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The Quinnipiac Chronicle

The Student News Site of Quinnipiac University

The Quinnipiac Chronicle

The Student News Site of Quinnipiac University

The Quinnipiac Chronicle

Financial Aide — QU dining dwindles students’ meal points

Peyton McKenzie

There’s nothing better than being able to grab a late-night snack with friends from “the Rat,” — officially known as the Bobcat Den — but have you ever stopped to really look at the prices of what you buy?

As I was waiting in line to pay for my meal recently, I decided to look at the price tags on the fridge next to me. The cost of the Dunkin’ creamer struck me, and I kept the number in mind. As I was walking back to my dorm, I looked up the product online.

At Target, the creamer costs $3.99. At the Rat, it costs $9.99.

A half-gallon of milk? $6.99 from the Rat, and $2.79 from Target. TGI Friday’s boneless chicken bites? $10.89 from the Rat, and $7.24 from Walmart. The list goes on.

It’s quite obvious that Quinnipiac is overcharging students for snacks, meals, candy and drinks when most of us already pay a decent amount of money to attend this university. Frankly, I find it ridiculous that a singular pickle from the Rat costs $3.99 while a jar of pickles costs $2.49 from Target.

It’s extremely inconvenient that the Mount Carmel Campus dining hall closes at 7 p.m. on weekdays and 8 p.m. on weekends, forcing students to be overcharged at the Rat for the day-to-day essentials.

Even then, the dining hall prices aren’t far off from the Rat’s.

One bag of chips costs $4.09, while a box of 18 assorted bags of chips costs $9.98 from Walmart. One 28-ounce bottle of Gatorade costs $3.39, while at Walmart it costs $1.77. A bag of Swedish Fish costs $4.09, compared to $1.28 from Walmart.

To make matters worse, if you live on the York Hill Campus, the prices don’t improve. A 16-ounce jar of JIF peanut butter is $7.99, whereas at Walmart it’s $2.42. A bag of beef jerky is $12.99, it’s $3.97 at Walmart. Finally, a Milky Way share size candy bar is $4.29, at Walmart it’s $2.28.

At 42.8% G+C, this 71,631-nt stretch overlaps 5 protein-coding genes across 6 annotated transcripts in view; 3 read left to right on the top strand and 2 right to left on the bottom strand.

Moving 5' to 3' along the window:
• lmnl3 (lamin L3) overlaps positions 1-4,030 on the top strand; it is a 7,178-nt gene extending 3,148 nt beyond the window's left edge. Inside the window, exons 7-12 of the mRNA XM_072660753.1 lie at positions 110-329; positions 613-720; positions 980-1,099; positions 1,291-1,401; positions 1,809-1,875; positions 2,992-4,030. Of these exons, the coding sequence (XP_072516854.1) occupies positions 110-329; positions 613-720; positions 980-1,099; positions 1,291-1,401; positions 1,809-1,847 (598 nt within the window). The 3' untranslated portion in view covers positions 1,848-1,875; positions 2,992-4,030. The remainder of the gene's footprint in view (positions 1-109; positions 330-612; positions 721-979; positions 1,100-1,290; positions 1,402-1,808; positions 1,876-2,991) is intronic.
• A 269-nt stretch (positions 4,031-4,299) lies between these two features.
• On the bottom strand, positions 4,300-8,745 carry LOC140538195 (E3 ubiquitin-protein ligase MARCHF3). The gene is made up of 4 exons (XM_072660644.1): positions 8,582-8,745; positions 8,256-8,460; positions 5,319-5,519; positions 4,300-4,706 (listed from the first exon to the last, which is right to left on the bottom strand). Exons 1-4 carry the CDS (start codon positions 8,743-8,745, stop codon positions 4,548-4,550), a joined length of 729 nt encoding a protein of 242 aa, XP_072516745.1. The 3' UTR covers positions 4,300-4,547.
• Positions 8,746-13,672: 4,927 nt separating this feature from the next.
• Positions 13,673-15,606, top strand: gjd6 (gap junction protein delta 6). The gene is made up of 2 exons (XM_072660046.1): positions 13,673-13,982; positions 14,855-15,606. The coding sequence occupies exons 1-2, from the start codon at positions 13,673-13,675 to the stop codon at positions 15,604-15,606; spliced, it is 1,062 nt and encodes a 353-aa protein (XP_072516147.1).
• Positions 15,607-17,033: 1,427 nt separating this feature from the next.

Additionally, most students living on the Mount Carmel Campus don’t have their own ways of transportation to get to shopping centers.

While I understand students can take the shuttle to stores to buy these items for a lower price, we shouldn’t have to carve out an entire day for a shopping trip that could be done on campus if items were sold at reasonable prices.

The shuttles to local shopping centers also only run on Wednesdays, Fridays, Saturdays and Sundays at specific times. Not everyone is available to go grocery shopping on those days.

Since I live close to campus, I’m able to go grocery shopping twice a week to avoid getting scammed by the dining system. For those who are less fortunate, I would suggest looking into Instacart+.

With this delivery service, you can subscribe for $9.99 a month and when you order $35 of groceries or more, it offers unlimited free delivery. That way, you’re able to purchase items in bulk for less than what the Rat and dining halls offer.

I can’t find any justification other than Quinnipiac clearly choosing economic prosperity over the needs of its students. Even with the fees Quinnipiac has to pay to stock these goods, students are paying thousands of dollars to go here. The university could make up money in other ways.

Do yourself a favor: skip the shopping spree at the Rat and remember to stock up on these items when possible from local grocery stores. Your wallet will thank you later.

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Amanda Madera, Copy Editor
Peyton McKenzie, Creative Director

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  • W

    WesFeb 21, 2024 at 9:49 am

    The point system at this school is a scam. Points only work if the food that is sold is subsidized. QU is essentially making us invest in their own currency then over charging us. They make money off both. This is shameful QU is, was, and will always be a scam.